What Now for Canada Pay Radio?

Regulators Approve All Three Proposed Systems, Raising More Questions
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Regulators Approve All Three Proposed Systems, Raising More Questions

Regulators Approve All Three Proposed Systems, Raising More Questions

OTTAWA Reaction to Canada's approval of all three applications for pay radio has been mixed.

The government approved license applications for three subscription radio proposals, one each from Sirius Satellite Radio and XM Satellite Radio, a third from Canadian broadcaster CHUM. It also imposed tight domestic content restrictions on the providers.

The two groups proposing satellite services are pleased; and Canadian car and receiver retailers are gearing up to manufacture and promote Sirius Satellite Radio and XM Satellite Radio.

However Wall Street analysts predicted that Canadian content restrictions could slow satellite radio's entry; and some put the odds that XM and Sirius would move forward at 50-50 at best. Analysts said the companies might choose to let the so-called "grey market" continue to grow. Canadian radio experts believe thousands of their fellow citizens are using U.S. addresses to get satellite radio.

The third group pushing pay radio in Canada is proposing a terrestrial-repeater-based service. It is not happy that all three applications were approved, and may appeal.

In June, several other entities were considering whether to appeal to federal court or the cabinet. One of the groups is a talent union, the Alliance of Canadian Cinema, Television and Radio Artists. It said approval of satellite radio "gives the green light to dump pre-packaged U.S. programming in Canada to the detriment of Canadian content."

Not equitable?

"It should have been more equitable," Paul Ski, executive vice president of radio for CHUM, told the Globe and Mail after the announcement of the decision by the Canadian Radio-television and

Telecommunications Commission. "We've got to go back and review it."

CHUM, in partnership with Astral Media, has said its service could be operational in about a year. In contrast with the other applications, this partnership proposed a service consisting entirely of Canadian-originated content; its subscription rate would be the equivalent of approximately $10/per month.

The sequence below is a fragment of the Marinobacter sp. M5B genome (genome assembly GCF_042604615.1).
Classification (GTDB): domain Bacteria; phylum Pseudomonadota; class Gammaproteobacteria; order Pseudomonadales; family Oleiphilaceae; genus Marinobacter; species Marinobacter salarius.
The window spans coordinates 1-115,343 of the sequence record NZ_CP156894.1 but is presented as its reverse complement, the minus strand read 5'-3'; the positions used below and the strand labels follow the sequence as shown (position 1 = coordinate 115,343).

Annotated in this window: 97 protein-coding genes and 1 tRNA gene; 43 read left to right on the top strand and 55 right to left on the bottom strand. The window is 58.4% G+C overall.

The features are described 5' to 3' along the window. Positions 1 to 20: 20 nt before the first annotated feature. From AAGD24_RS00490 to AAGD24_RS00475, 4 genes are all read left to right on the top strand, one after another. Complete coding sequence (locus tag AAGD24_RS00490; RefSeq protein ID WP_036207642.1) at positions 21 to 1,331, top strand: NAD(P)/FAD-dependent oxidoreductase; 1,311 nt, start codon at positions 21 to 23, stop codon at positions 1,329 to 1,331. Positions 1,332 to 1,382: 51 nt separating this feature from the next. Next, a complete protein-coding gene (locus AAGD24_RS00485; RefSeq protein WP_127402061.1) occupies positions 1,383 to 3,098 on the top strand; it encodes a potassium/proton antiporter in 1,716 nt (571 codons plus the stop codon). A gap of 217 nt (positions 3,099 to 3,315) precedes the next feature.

Sirius expressed pleasure with the decision; it said it needed more time to study the Canadian content conditions associated with the license before commenting further. Kevin Shea, chief executive officer of Sirius Canada, told Macleans the company would see how the Canadian content conditions would affect the business plan, but overall, "We think something is there."

XM was pleased with the decision; its partner GM Canada hopes to have factory-installed satellite radios in more than 50 brands in calendar 2006.

'Unique opportunity'

The chairman of the CRTC, Charles Dalfen, said in the announcement that the decision met the objectives of Canada's Broadcasting Act and balances the needs of consumers, the radio industry and the music industry.

Specifically, the CRTC approved license applications of Sirius Canada and Canadian Satellite Radio, partner of XM Satellite Radio, for digital satellite radio services, as well as the application of CHUM and Astral Media, which proposed its subscription service using terrestrial repeaters. Astral is based in Quebec and is noteworthy in part because it brings a French-Canadian presence to that proposed system.

Sirius Canada is a partnership between Sirius and Toronto-based Standard Broadcasting and the Canadian Broadcasting Corp.

Canadian Satellite Radio is a Toronto-based joint venture between XM and former Toronto Raptors owner John Bitove Jr.

"XM currently features a wide range of Canadian artists and our partnership with CSR offers a unique opportunity to expand the reach of Canadian music and culture in Canada and in the United States," said XM President/CEO Hugh Panero.

XM and CSR will work to address the differences between the content standards described in the broadcasting license and what was proposed in the license application.


The Canadian government said the two satellite-based services must adhere to several content requirements:

  • At least eight channels of original Canadian content;
  • No more than nine non-Canadian channels for each Canadian channel;
  • At least 85 percent Canadian content on the Canadian music channels;
  • One French-language channel for every three English-language channels;
  • At least 25 percent new Canadian content on the music channels, with work produced by artists within the last six months; and
  • A further 25 percent of the music choices on the Canadian channels must be the work of artists who have not yet had a hit.

Both satellite companies have proposed $12.99 per month subscription rates.

They have 150 days to notify the Canadian government whether they will accept the conditions, according to the CRTC.


The CRTC also approved the application of CHUM and its associate, Astral Media Radio Inc., to offer a service comprising 50 channels produced in Canada, 20 percent of which would be in French. This licensee also intends to offer five channels intended for the Aboriginal, Chinese, German, Italian and South Asian communities.

The music broadcast by these channels must respect the minimums required by CRTC regulations: notably, for popular music, 35 percent Canadian content, and, in the case of French-language channels, a minimum of 65 percent of musical selections in French.

Also, CHUM/Astral must contribute 2 percent of its gross annual revenues, and the satellite radio licensees at least 5 percent, to initiatives for the development of Canadian talent.


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